This blog post originally appeared on Clean Technica.
India is facing down one of the key challenges confronting developing economies: Can it reduce power-sector emissions to curb climate change without hindering economic growth?
This challenge became even more pressing when China and the United States, the world’s two largest carbon emitters, agreed to landmark emissions reductions and renewable energy targets. International attention has now turned to India, the world’s third-largest emitter, to pledge decarbonization ahead of the COP21 United Nations climate summit in 2015.
Last month India pledged to increase national solar generation capacity to 100 gigawatts (GW) by 2022, but connecting solar projects to the country’s grid has been difficult in the past and could limit progress toward the new goal. Fortunately, an innovative decision by the Indian state of Karnataka may show how to solve the problem.
In August, the Karnataka Electricity Regulatory Commission (KERC) waived grid usage charges for solar power generators, cutting costs and creating opportunity to provide affordable clean energy. The new policy extends the amount of time newly commissioned solar installations are free from additional charges, spurs economic development, and will provide cost-effective clean power to millions of Indian citizens without access to reliable electricity.
Practical India Solar Energy Policy Takes Shape
Over the past decade, KERC has made multiple changes to grid usage charges (fees levied on power projects to recover installation and maintenance costs) including wheeling and banking charges (fees for moving and storing electricity) and cross-subsidy surcharges (fees collected on large power users to subsidize costs for smaller power users). By waiving these charges, solar installations connected to the grid are able to sell clean power at rates that are cost competitive with existing fossil-fuel power providers.
In theory, this makes solar more competitive, but in practice, the existing KERC proposal would only provide solar power installations, including rooftop and small solar photovoltaic power plants completed by March 31, 2013, five years free from these charges – an insufficient span considering companies report the typical payback period for a new utility-scale solar plant (above one megawatt/MW) in India is between eight and 10 years.
Rohan Parikh, head of infrastructure at technology company Infosys and co-chairman of WRI’s Green Power Market Development Group, along with other members of the group, interacted with KERC to show that large energy buyers are increasingly motivated to buy renewable energy but needed regulatory solutions to reduce the costs of renewable energy projects.
After a series of hearings, KERC announced it would extend the exemption to solar plants commissioned between April 1, 2013 and March 31, 2018. The exemption will now start when a new solar plant is first commissioned and last 10 years from that date.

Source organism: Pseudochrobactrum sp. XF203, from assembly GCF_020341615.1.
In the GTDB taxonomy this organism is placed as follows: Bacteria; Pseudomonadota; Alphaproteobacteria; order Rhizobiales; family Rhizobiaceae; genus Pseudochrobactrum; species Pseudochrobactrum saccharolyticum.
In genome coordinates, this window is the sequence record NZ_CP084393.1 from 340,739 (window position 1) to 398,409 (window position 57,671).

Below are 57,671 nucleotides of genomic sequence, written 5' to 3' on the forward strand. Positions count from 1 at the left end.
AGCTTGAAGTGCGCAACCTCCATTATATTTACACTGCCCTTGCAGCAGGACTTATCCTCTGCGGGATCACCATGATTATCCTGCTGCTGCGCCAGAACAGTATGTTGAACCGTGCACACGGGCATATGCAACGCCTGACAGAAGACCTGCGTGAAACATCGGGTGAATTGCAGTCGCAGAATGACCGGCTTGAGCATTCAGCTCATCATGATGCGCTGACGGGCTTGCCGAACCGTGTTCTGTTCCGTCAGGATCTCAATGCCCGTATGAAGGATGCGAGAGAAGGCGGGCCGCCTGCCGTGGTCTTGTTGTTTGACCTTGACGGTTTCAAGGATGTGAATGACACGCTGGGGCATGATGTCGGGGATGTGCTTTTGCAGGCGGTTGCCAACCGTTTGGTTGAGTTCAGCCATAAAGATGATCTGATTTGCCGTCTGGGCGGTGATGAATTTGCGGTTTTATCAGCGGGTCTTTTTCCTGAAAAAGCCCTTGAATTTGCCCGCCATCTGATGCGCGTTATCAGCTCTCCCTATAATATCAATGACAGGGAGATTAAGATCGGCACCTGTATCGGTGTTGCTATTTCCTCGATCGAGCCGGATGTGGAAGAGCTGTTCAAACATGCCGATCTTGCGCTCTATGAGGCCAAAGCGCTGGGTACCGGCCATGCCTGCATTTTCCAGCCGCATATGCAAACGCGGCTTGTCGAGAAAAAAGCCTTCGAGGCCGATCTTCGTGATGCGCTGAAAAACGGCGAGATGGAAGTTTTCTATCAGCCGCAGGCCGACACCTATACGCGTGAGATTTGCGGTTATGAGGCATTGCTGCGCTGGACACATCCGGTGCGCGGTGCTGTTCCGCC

What it Means for Developers and Buyers
KERC’s decision to double the fee-exemption period creates long-term price certainty for developers and consumers, provides a major boost to financing clean power in the region, and will have significant ramifications for developers and buyers going forward.
This revised, decade-long period for solar power plants to establish themselves without the financial burden of charges incurred for connecting to the grid gives potential financiers confidence new projects will find solid footing in India’s power market, and makes them more likely to invest in the country’s solar industry.
The extension also creates certainty for developers and buyers signing long-term power purchase agreements (PPA). PPAs are contracts where consumers agree to buy power from third-party project developers, who often then operate the solar installation. Long-term PPAs feature a fixed rate (often below grid prices) so consumers don’t have to worry about price volatility and create a long-term revenue stream so developers know when their project will be paid off.
Prior to KERC’s decision, banks and private investors saw the more limited five-year fee-exemption time period as insufficient for solar projects to get up and running. To develop and thrive in the emerging industry, India’s solar sector needs a little extra help – exactly what KERC’s new policy provides.
New Rules Give Competitive Edge to India Solar Industry
Waiving grid usage charges makes solar more affordable and creates an opportunity for KERC to expand clean energy resources through utility-scale solar projects. Earlier this year, Karnataka’s government announced an ambitious goal of installing 2,000 MW of new solar power capacity by 2022. If other states follow suit, India’s renewables market may mature to a scale where growth doesn’t hinge on suppressing these costs and the industry reaches a point where solar is the most cost-efficient and practical energy alternative.
India is a critical piece of the puzzle in the international shift toward a sustainable, low-carbon future. Policies like KERC’s give India’s solar sector an opportunity to grow and, therefore, provide the country with a stronger footing to reach ambitious emissions targets.